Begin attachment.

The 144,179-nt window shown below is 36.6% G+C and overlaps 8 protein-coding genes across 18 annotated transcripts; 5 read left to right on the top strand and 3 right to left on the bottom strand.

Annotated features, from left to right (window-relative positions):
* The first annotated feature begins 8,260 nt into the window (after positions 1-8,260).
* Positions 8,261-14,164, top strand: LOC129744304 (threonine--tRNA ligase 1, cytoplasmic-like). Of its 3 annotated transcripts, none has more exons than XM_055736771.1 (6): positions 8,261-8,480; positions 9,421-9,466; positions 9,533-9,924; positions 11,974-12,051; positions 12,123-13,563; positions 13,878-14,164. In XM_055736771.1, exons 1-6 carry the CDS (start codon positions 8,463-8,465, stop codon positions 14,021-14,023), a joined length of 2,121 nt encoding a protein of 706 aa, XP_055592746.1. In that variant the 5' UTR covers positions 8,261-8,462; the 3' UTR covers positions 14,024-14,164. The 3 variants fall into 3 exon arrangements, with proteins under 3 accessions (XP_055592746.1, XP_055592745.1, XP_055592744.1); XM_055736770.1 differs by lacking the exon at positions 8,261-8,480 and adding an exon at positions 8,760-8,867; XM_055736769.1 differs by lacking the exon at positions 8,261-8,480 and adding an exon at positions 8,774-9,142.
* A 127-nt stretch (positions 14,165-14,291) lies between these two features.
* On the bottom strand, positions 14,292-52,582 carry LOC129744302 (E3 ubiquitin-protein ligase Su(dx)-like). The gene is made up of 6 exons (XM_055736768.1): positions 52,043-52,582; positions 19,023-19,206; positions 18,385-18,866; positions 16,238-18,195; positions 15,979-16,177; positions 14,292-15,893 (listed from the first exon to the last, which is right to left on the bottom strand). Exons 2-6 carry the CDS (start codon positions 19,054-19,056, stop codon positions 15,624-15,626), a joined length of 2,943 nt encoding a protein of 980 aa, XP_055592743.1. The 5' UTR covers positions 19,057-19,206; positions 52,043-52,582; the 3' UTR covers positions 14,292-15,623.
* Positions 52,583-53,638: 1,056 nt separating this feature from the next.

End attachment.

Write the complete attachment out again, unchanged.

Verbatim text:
The 144,179-nt window shown below is 36.6% G+C and overlaps 8 protein-coding genes across 18 annotated transcripts; 5 read left to right on the top strand and 3 right to left on the bottom strand.

Annotated features, from left to right (window-relative positions):
* The first annotated feature begins 8,260 nt into the window (after positions 1-8,260).
* Positions 8,261-14,164, top strand: LOC129744304 (threonine--tRNA ligase 1, cytoplasmic-like). Of its 3 annotated transcripts, none has more exons than XM_055736771.1 (6): positions 8,261-8,480; positions 9,421-9,466; positions 9,533-9,924; positions 11,974-12,051; positions 12,123-13,563; positions 13,878-14,164. In XM_055736771.1, exons 1-6 carry the CDS (start codon positions 8,463-8,465, stop codon positions 14,021-14,023), a joined length of 2,121 nt encoding a protein of 706 aa, XP_055592746.1. In that variant the 5' UTR covers positions 8,261-8,462; the 3' UTR covers positions 14,024-14,164. The 3 variants fall into 3 exon arrangements, with proteins under 3 accessions (XP_055592746.1, XP_055592745.1, XP_055592744.1); XM_055736770.1 differs by lacking the exon at positions 8,261-8,480 and adding an exon at positions 8,760-8,867; XM_055736769.1 differs by lacking the exon at positions 8,261-8,480 and adding an exon at positions 8,774-9,142.
* A 127-nt stretch (positions 14,165-14,291) lies between these two features.
* On the bottom strand, positions 14,292-52,582 carry LOC129744302 (E3 ubiquitin-protein ligase Su(dx)-like). The gene is made up of 6 exons (XM_055736768.1): positions 52,043-52,582; positions 19,023-19,206; positions 18,385-18,866; positions 16,238-18,195; positions 15,979-16,177; positions 14,292-15,893 (listed from the first exon to the last, which is right to left on the bottom strand). Exons 2-6 carry the CDS (start codon positions 19,054-19,056, stop codon positions 15,624-15,626), a joined length of 2,943 nt encoding a protein of 980 aa, XP_055592743.1. The 5' UTR covers positions 19,057-19,206; positions 52,043-52,582; the 3' UTR covers positions 14,292-15,623.
* Positions 52,583-53,638: 1,056 nt separating this feature from the next.